NASHVILLE, Tenn. (WKRN) — Corporal punishment is still legal in Tennessee schools. Usually, it’s performed with a paddle.
“Corporal punishment has a time and place if it is administered properly, and the student understands why they’re receiving it, and the corrective action is taken, and the expectations of the student moving forward are given,” Rep. Scott Cepicky (R-Culleoka) said.
Cepicky chairs up the House Education Instruction Committee and said state law is written so that parents have to opt their child out of corporal punishment rather than opting them in, though ultimately that choice is left up to the district.
For his own sake, Cepicky still fondly (note: sarcasm) remembers the few times teachers paddled him. He even remembers what they named the paddle.
“When I went to school, I got paddled by Roscoe, right? Everybody had a name for their paddle,” Cepicky said. “I got Roscoe one time because I smarted off to one of my teachers. I got Roscoe one time. Once. I understand that I crossed a line. I never crossed that line again.”
It’s an issue that has come up in the past.
“I’m actually appalled that corporal punishment is even thought about in our schools,” Sen. Heidi Campbell (D-Nashville) said.
Campbell actually co-sponsored legislation to outlaw the practice back in 2021.
“When we address problems with violence, we’re modeling violence as an answer to solving problems,” she said. “That is problematic later on in life when kids can get a hold of guns when they’re older, and they’re going through their frontal lobe development.”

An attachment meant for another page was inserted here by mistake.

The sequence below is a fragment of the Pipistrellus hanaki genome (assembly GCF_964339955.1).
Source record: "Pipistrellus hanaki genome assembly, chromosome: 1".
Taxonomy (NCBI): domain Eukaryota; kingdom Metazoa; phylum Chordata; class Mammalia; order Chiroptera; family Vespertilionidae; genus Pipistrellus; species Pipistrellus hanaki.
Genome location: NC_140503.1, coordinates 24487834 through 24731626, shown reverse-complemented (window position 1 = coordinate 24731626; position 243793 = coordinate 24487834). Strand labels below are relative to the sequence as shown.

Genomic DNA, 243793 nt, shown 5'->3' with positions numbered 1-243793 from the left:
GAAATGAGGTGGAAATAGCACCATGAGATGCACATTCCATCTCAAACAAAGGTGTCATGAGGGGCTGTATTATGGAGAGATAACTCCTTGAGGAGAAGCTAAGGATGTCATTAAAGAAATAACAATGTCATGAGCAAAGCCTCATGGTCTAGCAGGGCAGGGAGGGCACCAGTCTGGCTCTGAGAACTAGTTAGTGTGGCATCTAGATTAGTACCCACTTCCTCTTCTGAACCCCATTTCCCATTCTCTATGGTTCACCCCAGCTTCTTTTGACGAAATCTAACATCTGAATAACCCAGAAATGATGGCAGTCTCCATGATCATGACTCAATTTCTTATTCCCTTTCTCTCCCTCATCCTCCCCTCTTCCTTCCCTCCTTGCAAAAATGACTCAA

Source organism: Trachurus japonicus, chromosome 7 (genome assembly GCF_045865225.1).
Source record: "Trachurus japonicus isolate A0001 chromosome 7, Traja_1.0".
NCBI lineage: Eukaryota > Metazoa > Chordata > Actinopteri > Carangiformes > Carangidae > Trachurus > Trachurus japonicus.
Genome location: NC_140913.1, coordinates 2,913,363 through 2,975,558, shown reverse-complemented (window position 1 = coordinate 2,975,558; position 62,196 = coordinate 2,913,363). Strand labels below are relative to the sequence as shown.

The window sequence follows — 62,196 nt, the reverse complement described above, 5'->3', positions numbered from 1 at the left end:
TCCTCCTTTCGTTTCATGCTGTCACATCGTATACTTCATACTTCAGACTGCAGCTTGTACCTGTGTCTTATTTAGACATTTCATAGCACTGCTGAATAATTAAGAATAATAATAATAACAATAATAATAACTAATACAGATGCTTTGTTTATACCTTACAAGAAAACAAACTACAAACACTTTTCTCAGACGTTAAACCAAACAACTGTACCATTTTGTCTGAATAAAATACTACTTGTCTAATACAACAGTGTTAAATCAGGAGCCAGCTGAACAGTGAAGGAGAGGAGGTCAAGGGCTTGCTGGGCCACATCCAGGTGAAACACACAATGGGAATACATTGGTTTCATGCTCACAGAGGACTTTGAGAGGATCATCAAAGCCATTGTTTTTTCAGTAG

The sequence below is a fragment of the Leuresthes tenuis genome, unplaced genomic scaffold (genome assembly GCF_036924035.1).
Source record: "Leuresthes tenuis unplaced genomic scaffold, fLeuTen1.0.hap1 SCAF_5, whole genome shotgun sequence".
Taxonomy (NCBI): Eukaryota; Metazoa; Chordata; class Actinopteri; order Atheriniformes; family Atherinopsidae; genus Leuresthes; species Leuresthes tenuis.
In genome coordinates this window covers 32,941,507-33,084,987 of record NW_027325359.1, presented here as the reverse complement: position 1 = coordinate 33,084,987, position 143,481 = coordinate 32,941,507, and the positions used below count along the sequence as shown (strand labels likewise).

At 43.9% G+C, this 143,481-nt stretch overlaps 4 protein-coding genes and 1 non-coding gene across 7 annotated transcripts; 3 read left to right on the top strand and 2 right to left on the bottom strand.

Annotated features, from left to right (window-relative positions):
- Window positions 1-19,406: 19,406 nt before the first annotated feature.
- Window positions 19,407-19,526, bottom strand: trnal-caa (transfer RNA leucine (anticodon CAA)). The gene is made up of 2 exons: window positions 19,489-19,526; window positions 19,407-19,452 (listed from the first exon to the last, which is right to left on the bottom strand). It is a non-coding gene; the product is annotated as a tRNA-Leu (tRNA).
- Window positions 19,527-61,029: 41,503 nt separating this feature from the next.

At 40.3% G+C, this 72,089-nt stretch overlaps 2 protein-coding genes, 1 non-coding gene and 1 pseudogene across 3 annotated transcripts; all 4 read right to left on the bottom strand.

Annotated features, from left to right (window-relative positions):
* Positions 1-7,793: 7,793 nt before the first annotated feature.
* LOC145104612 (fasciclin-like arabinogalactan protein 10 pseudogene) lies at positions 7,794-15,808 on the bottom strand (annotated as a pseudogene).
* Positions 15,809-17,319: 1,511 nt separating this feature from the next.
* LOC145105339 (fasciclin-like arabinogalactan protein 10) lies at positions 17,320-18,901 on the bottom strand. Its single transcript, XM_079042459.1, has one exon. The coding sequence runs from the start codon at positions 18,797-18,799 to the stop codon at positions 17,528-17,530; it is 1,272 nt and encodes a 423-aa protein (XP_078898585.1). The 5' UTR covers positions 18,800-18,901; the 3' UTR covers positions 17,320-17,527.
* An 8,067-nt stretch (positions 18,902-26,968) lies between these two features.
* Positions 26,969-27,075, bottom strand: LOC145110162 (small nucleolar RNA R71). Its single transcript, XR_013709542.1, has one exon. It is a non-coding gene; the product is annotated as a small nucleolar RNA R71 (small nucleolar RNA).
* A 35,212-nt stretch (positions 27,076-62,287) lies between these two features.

The practice varies from county to county. In fact, every year, the Department of Health asks each school district to submit data.
During the 2020-2021 school year, 45 schools reported banning corporal punishment while 33 reported allowing it but having no instances of it happening.
Another 33 reported a combined total of 1,049 instances.
The district with the highest by far was Union City in northwest Tennessee, which reported a total of 228 corporal punishments. It has a total enrollment of 1,604 students. That puts it at roughly one punishment for every seven students.
The only other district with more than 100 instances was Tipton County, just north of Memphis, which had 124.
But Tipton County reported a total enrollment of 10,393, putting it at a rate of roughly one punishment for every 84 students.
Union City Schools did not comment for this story but did point out a valid issue with the data set over the phone.
Thirty-seven districts did not send data. There’s no entity requiring it.
“It’s alarming, and I know that in a lot of these instances, we have situations where that’s being abused in and of itself,” Campbell said. “People are taking that too far.”
Over the three-year period ending in 2021, reported instances of corporal punishment have actually gone down from over 2,537 to 1,702 to 1,049.
But the data hasn’t been updated to reflect last year and this year yet.
“I think COVID really hurt our kids mentally, and we’re starting to see that with the amount of kids that are lashing out at our schools, at other students, at teachers – teacher assaults are at an all-time high right now,” Cepicky said. “We have got to figure out a way to get this under control.”
There’s a fairly universal belief that discipline is quickly becoming a problem.
“Those disciplinary problems are not the root of the problem,” Campbell said. “Those are the symptoms of a greater problem.”
That greater problem, according to both Cepicky and Campbell, originates at home.
“A lot of these kids are coming from environments where sometimes they don’t have enough food to eat, they don’t have stable home environments,” Campbell said. “We need to really work on building support systems around our schools.”
“Parents have to assume a greater responsibility in the discipline of their children,” Cepicky said, separately. If you’re relying on the schools to do it, we’re losing the battle.
“The school’s job is to educate your child.”